Colony of British Columbia Proclaimed November 19, 1858

Governor James Douglas

Governor James Douglas (creative commons image)

One hundred and fifty four years ago today, the colony of British Columbia was officially proclaimed at Fort Langley.

On July 1, 1858, Britain’s Colonial Secretary Edward B. Lytton introduced a bill in British Parliament to create a crown colony of the Hudson’s Bay Company territories west of the Rockies, referred to as New Caledonia.

One of the chief purposes of the bill was to force the Hudson’s Bay Company to relinquish its control over New Caledonia.

“The Hudson’s Bay Company have hitherto had an exclusive right to trade with the [First Nations] in the Fraser River territory but they have had no other right whatever. They have had no right to exclude strangers, no right of government, or of occupation of the soil.”

The land was re-named ‘British Columbia’ by Queen Victoria and she gave her royal assent on August 2, 1858.

On November 19, 1858, the Governor of Vancouver Island, James Douglas, was sworn in as the Governor of the colony of British Columbia by Judge Begbie at Fort Langley.

Here is a report of the event from the Victoria Gazette on November 25, 1858:

On Friday morning, the 19th instant, His Excellency [James Douglas], accompanied by the Captain Grant disembarked on the wet loamy bank of the Fort and the procession proceeded up the steep bank which leads to the palisade.  Arrived there, a salute of 18 guns commenced pealing from the [steamship] “Beaver” awakening all the echoes of the opposite mountains.  In another moment the flag of Britain was floating, or to speak the truth, dripped over the principal entrance.  Owing to the unpropitious state of the weather, the meeting which was intended to have been held in the open air was convened in the large room at the principal building.  About 100 persons were present.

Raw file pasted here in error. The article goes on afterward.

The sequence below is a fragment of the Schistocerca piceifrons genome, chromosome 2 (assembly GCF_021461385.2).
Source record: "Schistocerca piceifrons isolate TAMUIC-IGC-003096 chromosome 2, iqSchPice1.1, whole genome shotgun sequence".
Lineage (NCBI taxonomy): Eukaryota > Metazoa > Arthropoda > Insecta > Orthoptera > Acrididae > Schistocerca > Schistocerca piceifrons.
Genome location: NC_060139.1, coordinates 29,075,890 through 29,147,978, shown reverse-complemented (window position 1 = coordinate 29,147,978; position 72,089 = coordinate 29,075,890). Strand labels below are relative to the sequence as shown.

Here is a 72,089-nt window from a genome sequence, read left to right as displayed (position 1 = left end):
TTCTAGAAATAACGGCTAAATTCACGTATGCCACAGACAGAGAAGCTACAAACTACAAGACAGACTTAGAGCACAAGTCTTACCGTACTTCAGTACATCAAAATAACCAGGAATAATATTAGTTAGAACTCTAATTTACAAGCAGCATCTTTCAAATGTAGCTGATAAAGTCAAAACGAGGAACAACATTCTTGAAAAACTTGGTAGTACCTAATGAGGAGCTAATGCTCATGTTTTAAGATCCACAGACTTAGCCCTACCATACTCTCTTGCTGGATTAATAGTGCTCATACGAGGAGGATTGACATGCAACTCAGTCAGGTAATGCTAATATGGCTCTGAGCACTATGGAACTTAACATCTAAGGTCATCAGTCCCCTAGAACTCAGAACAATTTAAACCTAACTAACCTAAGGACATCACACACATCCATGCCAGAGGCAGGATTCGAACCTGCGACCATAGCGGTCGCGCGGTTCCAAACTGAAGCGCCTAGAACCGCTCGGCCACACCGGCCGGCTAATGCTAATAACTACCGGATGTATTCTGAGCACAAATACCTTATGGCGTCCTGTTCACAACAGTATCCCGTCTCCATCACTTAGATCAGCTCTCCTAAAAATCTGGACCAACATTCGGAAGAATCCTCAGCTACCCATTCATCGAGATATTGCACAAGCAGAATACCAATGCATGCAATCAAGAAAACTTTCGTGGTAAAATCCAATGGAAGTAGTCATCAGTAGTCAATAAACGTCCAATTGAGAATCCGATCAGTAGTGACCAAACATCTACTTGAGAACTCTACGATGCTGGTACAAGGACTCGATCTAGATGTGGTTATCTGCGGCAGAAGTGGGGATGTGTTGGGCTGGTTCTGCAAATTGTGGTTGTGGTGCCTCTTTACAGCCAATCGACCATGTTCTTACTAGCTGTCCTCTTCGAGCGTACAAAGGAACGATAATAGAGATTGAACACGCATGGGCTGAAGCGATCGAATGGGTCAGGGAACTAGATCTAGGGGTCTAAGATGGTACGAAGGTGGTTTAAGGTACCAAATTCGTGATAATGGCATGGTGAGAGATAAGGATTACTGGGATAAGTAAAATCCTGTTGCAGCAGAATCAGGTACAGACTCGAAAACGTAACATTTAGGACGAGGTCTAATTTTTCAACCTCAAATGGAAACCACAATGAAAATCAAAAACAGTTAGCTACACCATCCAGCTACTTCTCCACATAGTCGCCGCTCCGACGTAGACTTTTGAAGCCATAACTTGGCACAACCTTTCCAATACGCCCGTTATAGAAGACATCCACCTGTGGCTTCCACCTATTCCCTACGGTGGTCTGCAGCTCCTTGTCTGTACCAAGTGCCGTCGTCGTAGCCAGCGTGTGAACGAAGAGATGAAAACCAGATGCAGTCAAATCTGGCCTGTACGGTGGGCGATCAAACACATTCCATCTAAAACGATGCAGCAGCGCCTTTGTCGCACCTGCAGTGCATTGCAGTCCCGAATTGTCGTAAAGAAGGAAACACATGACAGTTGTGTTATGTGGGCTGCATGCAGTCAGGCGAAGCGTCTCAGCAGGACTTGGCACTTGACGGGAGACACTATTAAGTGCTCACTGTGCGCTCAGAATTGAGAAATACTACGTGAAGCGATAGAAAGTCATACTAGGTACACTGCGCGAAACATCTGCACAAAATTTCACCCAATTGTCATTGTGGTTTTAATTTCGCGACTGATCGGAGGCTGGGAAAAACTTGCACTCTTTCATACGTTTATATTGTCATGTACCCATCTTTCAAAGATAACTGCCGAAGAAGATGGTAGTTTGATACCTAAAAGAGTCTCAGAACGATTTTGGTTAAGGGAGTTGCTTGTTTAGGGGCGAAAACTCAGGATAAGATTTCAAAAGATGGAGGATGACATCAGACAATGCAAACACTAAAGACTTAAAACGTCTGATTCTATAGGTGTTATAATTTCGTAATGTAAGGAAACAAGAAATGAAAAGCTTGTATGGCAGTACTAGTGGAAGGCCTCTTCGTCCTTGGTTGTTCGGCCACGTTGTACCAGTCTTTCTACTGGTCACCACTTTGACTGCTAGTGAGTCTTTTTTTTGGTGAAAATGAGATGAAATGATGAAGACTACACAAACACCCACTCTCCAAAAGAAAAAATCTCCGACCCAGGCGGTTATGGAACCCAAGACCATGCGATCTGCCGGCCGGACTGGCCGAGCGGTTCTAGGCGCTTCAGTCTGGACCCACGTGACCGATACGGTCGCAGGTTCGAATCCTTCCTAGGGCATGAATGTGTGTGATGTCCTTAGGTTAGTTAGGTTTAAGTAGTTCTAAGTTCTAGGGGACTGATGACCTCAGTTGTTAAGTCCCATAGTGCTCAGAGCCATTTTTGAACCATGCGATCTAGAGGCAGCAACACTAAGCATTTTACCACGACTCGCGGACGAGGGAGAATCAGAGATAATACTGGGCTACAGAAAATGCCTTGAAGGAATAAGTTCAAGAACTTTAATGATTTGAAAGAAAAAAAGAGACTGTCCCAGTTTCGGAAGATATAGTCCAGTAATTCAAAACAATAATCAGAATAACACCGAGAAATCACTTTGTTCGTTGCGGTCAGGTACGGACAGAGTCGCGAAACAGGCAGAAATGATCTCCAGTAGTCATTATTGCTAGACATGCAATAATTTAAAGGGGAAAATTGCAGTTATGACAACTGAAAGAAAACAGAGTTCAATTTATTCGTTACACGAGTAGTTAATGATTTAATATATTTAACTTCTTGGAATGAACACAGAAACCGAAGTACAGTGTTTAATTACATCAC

“The ceremonies were commenced by His Excellency  addressing Mr. Begbie and delivering to him Her Majesty’s Commission as Judge in the Colony of British Columbia.  Mr. Begbie then took the oath of Allegiance and the usual oaths on taking office and then addressing His Excellency took up her Majesty’s Commission appointing him the Governor and proceeding to read it at length.  Mr. Begbie then administered to Governor Douglas the usual oaths of office, viz.: Allegiance, Abjuration, etc.  His Excellency being then duly appointed and sworn in, proceeded to issue the Proclamation of the same day, 19th instant, vis.: one (40) proclaiming the act; a second, indemnifying all the officers of the Government from any irregularities which may have been committed in the interval before this proclamation of the act; and a third, proclaiming English Law to be the Law of the Colony.  The reading of these was preceded by His Excellency’s Proclamation of the 3rd instant setting forth the Revocation of Her Majesty of all the exclusive privileges of the Hudson Bay Company.”